The present invention provides a novel foamable composition adapted to form a cross-linkednovolac-epoxy resin foam. The foamable composition is formulated from a composition comprising at least one novolac resin, at least one epoxy resin, and at least one blowing agent.

The present invention also provides a flame-retardant, foamable, novolac-epoxy resin composition. The foamable composition is formulated from a composition comprising at least one novolac resin, at least one epoxy resin, at least one blowing agent and at least one flame retardant.

BRIEF DESCRIPTION OF THE DRAWINGS

FIG. 1 illustrates is graph of the results of multiple compressions on a novolac-epoxy resin according to the present invention;

FIG. 2 illustrates a graph of the results of compressive strength parallel to rise on a novolac-epoxy resin according to the present invention; and

FIG. 3 illustrates a graph of the results of compressive strength perpendicular to rise on a novolac-epoxy resin according to the present invention.

DETAILED DESCRIPTION OF PREFERRED EMBODIMENTS

The reaction mechanism between novolac resin and epoxy is now well known. Novolac resin is commonly used to cure epoxy resins. However, novolac/epoxy resin combinations have not been used to make foams since the cure rate and reactivity were too low. However, by using the new combinations of specific epoxy and novolac resins described herein, the reactivity is greatly enhanced and suitable for any foaming application. Furthermore, it has now been found that the combination of novolac and epoxy resin, where the novolac is used in far greater amounts than merely as a curing agent, provides many unexpected advantages as follows.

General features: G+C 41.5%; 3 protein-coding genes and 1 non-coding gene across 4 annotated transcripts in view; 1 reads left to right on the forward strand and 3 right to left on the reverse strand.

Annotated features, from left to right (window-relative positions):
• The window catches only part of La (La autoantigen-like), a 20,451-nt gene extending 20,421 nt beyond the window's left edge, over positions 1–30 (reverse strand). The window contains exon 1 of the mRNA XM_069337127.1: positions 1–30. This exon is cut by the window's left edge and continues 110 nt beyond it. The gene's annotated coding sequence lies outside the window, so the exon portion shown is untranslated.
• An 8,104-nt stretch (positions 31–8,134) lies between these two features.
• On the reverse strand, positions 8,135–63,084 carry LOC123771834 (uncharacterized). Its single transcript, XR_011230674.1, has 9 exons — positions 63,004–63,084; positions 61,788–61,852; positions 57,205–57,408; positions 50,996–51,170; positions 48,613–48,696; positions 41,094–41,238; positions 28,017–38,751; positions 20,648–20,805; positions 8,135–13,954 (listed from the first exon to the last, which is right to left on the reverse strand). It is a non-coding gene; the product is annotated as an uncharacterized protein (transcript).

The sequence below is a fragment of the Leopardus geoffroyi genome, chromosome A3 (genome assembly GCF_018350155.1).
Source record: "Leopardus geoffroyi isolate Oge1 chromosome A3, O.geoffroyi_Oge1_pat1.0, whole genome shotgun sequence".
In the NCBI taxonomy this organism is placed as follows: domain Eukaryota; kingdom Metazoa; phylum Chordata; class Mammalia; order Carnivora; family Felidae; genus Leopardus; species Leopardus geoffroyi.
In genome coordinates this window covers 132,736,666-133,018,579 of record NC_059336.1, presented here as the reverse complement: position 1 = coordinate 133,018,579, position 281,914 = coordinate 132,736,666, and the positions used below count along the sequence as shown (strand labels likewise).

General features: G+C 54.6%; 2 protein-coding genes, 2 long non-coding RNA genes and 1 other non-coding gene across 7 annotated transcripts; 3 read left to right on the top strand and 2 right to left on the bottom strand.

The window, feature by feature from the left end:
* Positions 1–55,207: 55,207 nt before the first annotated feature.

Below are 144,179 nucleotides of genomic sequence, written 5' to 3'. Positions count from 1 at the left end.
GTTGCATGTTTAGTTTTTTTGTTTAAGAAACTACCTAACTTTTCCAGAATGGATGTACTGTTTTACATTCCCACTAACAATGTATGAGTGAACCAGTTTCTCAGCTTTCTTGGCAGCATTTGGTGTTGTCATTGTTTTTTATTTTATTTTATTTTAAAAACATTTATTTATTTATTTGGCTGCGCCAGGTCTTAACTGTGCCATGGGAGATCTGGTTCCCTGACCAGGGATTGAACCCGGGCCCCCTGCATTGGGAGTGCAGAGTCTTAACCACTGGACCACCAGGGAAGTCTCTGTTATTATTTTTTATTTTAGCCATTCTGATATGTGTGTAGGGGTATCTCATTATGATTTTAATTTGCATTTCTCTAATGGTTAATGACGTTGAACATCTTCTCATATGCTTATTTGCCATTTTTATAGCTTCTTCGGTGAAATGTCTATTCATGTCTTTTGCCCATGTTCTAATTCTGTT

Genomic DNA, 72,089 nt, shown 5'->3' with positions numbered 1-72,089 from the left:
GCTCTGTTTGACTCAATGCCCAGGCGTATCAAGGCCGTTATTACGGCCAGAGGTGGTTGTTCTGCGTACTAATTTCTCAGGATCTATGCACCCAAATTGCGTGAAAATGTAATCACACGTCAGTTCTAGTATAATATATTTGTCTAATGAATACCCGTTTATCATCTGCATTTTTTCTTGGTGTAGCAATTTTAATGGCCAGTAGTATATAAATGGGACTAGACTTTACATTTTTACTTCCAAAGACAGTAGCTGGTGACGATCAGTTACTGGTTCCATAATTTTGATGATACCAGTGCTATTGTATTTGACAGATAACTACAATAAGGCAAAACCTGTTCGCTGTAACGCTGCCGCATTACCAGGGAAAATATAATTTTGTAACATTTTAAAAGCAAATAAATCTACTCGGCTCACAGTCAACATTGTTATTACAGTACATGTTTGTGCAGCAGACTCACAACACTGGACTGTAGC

The present invention relates to a highly adjustable, foam-forming system based on the combination of novolac resin and epoxy resin to provide a broad range of desired foam properties. By varying the ratio of novolac resin to epoxy resin, the flexibility of the cured foam can be altered dramatically. In general, greater amounts of novolac resin provide a more flexible foam and greater amounts of epoxy resin provide a more rigid foam. Based on the disclosure provided herein, one of ordinary skill in the art of formulating foamable compositions will easily be able to provide the desired level of flexibility in the final cured foam by adjusting the ratio of novolac resin to epoxy resin. For example, a flexibility similar to a rubber tire in which a 1 inch foam can be bent 180° is easily attainable, as well as very rigid foams having a high tensile strength.